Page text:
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MIAMI (AP) — A Florida woman pleaded guilty Friday in the torture death of her adopted 10-year-old daughter nine years ago in a deal handing her a life prison sentence in exchange for testimony against her husband.
Carmen Barahona, 69, pleaded guilty to first-degree murder and aggravated child abuse charges in the death of Nubia Barahona. The girl's body was found Feb. 14, 2011, soaked with chemicals in the back of her father's truck along Interstate 95 in Palm Beach County.
The father, Jorge Barahona, 52, faces the death penalty if convicted in the girl's death. Her twin brother, Victor, was also doused with chemicals but recovered and later told investigators about severe abuse in their Miami-area home.
Miami-Dade State Attorney Katherine Fernandez Rundle said in a statement Friday that sentencing for Carmen Barahona will be deferred until she testifies against her husband as the agreement requires.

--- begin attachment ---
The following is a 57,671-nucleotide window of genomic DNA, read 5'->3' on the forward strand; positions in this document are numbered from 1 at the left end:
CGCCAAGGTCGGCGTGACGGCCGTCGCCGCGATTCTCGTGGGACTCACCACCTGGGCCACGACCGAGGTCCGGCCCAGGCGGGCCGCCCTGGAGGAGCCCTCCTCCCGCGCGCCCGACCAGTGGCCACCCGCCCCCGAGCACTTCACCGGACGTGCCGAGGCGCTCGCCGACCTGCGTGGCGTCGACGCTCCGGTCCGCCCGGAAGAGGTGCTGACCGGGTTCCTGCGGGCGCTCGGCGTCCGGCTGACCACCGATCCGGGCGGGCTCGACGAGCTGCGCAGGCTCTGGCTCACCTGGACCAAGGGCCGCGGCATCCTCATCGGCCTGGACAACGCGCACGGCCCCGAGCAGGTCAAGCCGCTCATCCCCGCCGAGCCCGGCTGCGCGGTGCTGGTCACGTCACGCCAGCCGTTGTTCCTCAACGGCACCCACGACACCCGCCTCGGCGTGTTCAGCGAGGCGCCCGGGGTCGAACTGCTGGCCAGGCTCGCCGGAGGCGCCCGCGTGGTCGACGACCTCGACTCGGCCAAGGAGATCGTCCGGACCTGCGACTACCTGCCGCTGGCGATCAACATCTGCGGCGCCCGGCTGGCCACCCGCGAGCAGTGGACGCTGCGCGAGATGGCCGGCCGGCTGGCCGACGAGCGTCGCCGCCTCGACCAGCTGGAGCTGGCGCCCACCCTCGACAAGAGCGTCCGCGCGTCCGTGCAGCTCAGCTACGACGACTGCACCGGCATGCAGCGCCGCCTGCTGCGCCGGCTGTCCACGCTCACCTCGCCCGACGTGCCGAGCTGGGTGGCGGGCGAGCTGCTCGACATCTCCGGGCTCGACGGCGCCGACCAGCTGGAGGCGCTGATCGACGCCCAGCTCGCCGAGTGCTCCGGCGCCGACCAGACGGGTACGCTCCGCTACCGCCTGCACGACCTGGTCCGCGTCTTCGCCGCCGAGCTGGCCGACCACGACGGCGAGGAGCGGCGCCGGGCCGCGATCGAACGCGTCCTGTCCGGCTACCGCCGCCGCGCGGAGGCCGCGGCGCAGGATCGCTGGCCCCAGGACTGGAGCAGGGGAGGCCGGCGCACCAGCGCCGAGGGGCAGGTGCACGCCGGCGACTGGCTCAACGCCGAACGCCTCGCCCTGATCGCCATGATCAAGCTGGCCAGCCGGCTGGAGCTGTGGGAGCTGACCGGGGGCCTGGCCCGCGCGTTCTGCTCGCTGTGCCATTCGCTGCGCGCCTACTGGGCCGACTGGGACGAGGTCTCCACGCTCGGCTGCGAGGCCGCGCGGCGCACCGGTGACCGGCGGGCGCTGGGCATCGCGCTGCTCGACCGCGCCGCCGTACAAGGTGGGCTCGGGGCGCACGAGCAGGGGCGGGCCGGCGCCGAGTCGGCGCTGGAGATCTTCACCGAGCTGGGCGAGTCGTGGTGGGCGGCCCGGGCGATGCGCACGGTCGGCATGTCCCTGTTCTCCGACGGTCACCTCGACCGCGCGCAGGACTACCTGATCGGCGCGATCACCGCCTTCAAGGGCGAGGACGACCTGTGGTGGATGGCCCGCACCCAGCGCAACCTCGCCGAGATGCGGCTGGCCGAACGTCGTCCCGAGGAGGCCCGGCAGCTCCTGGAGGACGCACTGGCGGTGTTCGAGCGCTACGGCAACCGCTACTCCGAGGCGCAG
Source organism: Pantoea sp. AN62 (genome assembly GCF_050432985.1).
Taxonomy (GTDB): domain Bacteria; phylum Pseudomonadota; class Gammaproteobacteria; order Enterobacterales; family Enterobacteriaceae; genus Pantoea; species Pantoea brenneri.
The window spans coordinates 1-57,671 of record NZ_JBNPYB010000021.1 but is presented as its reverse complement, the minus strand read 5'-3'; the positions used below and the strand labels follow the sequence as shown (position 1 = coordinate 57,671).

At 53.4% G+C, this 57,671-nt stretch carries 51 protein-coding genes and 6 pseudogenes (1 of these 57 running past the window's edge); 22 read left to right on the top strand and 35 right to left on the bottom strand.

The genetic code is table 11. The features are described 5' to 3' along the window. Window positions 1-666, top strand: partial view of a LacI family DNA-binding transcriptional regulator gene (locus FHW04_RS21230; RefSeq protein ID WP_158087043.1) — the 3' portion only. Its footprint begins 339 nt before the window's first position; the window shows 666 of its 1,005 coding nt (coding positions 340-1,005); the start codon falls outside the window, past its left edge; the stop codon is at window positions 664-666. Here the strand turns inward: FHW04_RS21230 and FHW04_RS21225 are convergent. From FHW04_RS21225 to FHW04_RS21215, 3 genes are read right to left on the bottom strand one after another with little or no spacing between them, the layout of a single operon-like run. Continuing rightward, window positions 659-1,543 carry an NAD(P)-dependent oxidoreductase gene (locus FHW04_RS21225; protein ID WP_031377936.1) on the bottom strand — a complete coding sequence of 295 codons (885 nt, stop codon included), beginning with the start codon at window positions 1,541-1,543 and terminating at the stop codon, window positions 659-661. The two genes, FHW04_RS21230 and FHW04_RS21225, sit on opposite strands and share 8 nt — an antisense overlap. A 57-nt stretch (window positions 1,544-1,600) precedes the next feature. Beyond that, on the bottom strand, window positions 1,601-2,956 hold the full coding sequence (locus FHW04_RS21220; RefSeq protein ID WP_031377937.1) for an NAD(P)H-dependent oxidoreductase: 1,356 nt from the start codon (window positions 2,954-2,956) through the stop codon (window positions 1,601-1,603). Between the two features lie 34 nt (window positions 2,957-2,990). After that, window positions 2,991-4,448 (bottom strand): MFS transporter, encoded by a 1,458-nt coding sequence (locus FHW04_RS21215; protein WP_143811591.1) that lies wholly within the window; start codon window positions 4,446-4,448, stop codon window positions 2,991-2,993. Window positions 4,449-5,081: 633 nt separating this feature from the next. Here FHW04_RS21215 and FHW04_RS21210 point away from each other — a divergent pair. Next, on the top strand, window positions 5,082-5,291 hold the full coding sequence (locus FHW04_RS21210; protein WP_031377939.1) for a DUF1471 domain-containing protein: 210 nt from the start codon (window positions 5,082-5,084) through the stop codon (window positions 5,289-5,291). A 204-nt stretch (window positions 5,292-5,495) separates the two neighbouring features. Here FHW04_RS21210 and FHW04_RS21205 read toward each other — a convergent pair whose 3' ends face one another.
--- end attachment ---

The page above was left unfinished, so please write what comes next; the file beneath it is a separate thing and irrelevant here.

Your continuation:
“By allowing her to enter her guilty plea today and assist in the prosecution of her husband, we are one step closer to helping the surviving child victim in this case see justice prevail for him and his deceased twin sister, Nubia,” Rundle said.
“If she fails in this requirement, she will be facing a sentencing hearing before a jury,” Rundle added.
The case roiled the state Department of Children & Families because despite numerous complains about abuse of the twins little was ever done. Eventually, the state paid Victor Barahona a $5 million settlement.
Authorities found that the children were kept bound in a bathtub for extended periods, often fed only bread and milk and were pulled out of a school after educators there raised concerns. The children were also beaten and starved at times.
Months after the killing, DCF announced it would spend more money to recruit and train investigators, reduce caseloads for child investigators and provide more staffing and resources to a child abuse hotline.
The twins originally were placed in the Barahona home under foster care, then were adopted.
The trial of Jorge Barahona is currently scheduled to begin in April. He has pleaded not guilty.
An earlier version of this report had an incorrect spelling of of Victor Barahona's first name.
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